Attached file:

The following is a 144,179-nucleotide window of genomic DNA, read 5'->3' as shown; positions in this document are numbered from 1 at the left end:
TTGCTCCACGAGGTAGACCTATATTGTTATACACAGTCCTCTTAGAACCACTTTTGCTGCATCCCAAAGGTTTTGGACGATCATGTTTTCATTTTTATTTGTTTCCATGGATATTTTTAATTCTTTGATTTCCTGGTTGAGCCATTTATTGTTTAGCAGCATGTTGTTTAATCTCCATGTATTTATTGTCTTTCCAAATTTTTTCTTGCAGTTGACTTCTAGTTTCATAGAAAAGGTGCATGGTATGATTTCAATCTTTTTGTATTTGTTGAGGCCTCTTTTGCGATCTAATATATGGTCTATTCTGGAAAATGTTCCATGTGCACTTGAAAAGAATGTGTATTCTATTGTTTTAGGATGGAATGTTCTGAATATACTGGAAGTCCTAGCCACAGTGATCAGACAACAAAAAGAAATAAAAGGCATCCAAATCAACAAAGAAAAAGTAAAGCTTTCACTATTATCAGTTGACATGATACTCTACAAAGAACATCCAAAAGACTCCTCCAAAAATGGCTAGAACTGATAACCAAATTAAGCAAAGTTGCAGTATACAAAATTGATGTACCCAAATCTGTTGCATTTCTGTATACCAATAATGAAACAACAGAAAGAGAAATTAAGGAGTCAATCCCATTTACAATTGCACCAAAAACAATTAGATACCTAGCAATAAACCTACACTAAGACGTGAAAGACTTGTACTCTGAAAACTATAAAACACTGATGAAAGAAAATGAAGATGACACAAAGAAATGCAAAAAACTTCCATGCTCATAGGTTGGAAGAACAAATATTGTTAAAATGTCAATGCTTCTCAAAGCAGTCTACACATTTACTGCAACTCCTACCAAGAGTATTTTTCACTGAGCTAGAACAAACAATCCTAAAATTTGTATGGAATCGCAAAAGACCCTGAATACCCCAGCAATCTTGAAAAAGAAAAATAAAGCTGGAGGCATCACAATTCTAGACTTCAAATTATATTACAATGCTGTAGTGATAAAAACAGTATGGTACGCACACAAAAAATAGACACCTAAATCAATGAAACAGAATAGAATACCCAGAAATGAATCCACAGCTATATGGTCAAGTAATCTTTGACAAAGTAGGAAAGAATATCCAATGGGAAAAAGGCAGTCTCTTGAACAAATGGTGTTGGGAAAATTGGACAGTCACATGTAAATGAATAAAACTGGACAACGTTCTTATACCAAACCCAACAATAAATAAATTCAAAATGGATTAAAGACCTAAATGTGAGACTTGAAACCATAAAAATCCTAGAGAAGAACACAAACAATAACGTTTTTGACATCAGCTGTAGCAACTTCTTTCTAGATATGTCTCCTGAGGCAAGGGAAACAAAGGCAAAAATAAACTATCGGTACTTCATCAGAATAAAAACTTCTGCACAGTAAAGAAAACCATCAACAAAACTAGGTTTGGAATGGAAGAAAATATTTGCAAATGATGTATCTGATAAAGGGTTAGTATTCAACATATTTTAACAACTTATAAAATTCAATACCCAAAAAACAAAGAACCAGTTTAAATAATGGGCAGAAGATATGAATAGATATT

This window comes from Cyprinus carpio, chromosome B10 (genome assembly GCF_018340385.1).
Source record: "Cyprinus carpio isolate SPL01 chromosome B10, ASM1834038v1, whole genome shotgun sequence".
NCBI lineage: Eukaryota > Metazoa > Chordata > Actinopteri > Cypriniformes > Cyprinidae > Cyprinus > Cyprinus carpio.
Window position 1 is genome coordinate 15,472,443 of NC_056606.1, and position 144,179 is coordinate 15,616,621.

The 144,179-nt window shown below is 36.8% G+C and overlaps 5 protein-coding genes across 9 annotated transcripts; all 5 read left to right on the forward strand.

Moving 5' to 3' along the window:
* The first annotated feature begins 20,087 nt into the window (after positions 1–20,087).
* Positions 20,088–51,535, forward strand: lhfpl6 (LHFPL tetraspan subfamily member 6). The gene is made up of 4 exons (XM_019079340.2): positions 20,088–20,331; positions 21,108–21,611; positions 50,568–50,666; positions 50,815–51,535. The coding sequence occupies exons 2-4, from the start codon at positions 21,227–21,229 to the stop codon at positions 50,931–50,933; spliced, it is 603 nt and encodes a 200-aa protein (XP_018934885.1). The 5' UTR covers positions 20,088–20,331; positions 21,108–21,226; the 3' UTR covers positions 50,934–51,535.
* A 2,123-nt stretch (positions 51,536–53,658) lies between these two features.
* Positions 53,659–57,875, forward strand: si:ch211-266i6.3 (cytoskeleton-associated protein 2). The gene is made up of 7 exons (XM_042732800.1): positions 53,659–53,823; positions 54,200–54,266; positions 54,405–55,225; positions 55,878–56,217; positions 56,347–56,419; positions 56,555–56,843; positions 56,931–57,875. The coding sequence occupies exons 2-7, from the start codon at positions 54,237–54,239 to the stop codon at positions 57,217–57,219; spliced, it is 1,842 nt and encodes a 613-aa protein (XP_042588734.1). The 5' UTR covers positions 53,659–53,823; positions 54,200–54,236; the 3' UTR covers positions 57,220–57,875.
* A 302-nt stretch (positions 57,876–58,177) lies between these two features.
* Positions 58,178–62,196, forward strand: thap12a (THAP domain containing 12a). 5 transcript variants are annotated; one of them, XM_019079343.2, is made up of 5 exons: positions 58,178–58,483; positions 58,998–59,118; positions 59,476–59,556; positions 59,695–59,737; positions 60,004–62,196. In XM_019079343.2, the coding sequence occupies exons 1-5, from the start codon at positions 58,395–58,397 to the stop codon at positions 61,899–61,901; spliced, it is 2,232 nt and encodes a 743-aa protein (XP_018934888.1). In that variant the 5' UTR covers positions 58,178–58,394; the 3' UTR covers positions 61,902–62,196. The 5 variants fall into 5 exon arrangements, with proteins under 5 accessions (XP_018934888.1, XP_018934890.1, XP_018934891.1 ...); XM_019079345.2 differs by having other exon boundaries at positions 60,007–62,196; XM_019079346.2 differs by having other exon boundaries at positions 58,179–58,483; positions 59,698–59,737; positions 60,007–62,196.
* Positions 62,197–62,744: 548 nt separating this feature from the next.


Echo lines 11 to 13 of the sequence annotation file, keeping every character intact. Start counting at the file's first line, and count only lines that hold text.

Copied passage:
* A 2,123-nt stretch (positions 51,536–53,658) lies between these two features.
* Positions 53,659–57,875, forward strand: si:ch211-266i6.3 (cytoskeleton-associated protein 2). The gene is made up of 7 exons (XM_042732800.1): positions 53,659–53,823; positions 54,200–54,266; positions 54,405–55,225; positions 55,878–56,217; positions 56,347–56,419; positions 56,555–56,843; positions 56,931–57,875. The coding sequence occupies exons 2-7, from the start codon at positions 54,237–54,239 to the stop codon at positions 57,217–57,219; spliced, it is 1,842 nt and encodes a 613-aa protein (XP_042588734.1). The 5' UTR covers positions 53,659–53,823; positions 54,200–54,236; the 3' UTR covers positions 57,220–57,875.
* A 302-nt stretch (positions 57,876–58,177) lies between these two features.